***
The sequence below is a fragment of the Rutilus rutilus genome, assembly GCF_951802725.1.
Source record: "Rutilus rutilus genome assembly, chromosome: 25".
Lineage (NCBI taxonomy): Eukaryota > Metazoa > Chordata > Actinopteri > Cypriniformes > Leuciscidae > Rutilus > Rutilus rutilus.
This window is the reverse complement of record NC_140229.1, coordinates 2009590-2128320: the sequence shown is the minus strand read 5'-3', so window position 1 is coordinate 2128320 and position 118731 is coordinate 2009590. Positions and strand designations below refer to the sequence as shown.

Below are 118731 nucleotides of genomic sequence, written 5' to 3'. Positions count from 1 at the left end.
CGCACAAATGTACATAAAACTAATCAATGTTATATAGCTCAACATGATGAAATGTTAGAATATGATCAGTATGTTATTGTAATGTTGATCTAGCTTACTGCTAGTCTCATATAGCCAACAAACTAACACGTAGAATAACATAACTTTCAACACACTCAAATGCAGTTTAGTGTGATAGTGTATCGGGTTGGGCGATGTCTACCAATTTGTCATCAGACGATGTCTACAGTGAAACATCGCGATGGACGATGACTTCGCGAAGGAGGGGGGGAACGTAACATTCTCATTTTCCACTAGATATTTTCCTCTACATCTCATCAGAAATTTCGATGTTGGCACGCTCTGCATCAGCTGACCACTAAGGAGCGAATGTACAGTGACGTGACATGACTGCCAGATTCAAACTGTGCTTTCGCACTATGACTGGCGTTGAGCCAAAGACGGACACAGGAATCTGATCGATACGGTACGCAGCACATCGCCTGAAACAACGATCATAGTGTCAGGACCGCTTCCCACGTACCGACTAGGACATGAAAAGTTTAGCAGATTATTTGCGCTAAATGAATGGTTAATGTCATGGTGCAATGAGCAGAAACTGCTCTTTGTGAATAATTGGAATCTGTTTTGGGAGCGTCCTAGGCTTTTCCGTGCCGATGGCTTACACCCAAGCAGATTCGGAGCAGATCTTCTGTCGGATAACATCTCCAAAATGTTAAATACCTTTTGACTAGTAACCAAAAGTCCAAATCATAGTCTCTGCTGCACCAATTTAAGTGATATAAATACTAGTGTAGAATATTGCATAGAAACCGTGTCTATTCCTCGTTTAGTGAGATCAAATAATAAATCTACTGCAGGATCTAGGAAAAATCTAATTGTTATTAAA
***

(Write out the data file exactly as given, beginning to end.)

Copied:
The sequence below is a fragment of the Rutilus rutilus genome, assembly GCF_951802725.1.
Source record: "Rutilus rutilus genome assembly, chromosome: 25".
Lineage (NCBI taxonomy): Eukaryota > Metazoa > Chordata > Actinopteri > Cypriniformes > Leuciscidae > Rutilus > Rutilus rutilus.
This window is the reverse complement of record NC_140229.1, coordinates 2009590-2128320: the sequence shown is the minus strand read 5'-3', so window position 1 is coordinate 2128320 and position 118731 is coordinate 2009590. Positions and strand designations below refer to the sequence as shown.

Below are 118731 nucleotides of genomic sequence, written 5' to 3'. Positions count from 1 at the left end.
CGCACAAATGTACATAAAACTAATCAATGTTATATAGCTCAACATGATGAAATGTTAGAATATGATCAGTATGTTATTGTAATGTTGATCTAGCTTACTGCTAGTCTCATATAGCCAACAAACTAACACGTAGAATAACATAACTTTCAACACACTCAAATGCAGTTTAGTGTGATAGTGTATCGGGTTGGGCGATGTCTACCAATTTGTCATCAGACGATGTCTACAGTGAAACATCGCGATGGACGATGACTTCGCGAAGGAGGGGGGGAACGTAACATTCTCATTTTCCACTAGATATTTTCCTCTACATCTCATCAGAAATTTCGATGTTGGCACGCTCTGCATCAGCTGACCACTAAGGAGCGAATGTACAGTGACGTGACATGACTGCCAGATTCAAACTGTGCTTTCGCACTATGACTGGCGTTGAGCCAAAGACGGACACAGGAATCTGATCGATACGGTACGCAGCACATCGCCTGAAACAACGATCATAGTGTCAGGACCGCTTCCCACGTACCGACTAGGACATGAAAAGTTTAGCAGATTATTTGCGCTAAATGAATGGTTAATGTCATGGTGCAATGAGCAGAAACTGCTCTTTGTGAATAATTGGAATCTGTTTTGGGAGCGTCCTAGGCTTTTCCGTGCCGATGGCTTACACCCAAGCAGATTCGGAGCAGATCTTCTGTCGGATAACATCTCCAAAATGTTAAATACCTTTTGACTAGTAACCAAAAGTCCAAATCATAGTCTCTGCTGCACCAATTTAAGTGATATAAATACTAGTGTAGAATATTGCATAGAAACCGTGTCTATTCCTCGTTTAGTGAGATCAAATAATAAATCTACTGCAGGATCTAGGAAAAATCTAATTGTTATTAAA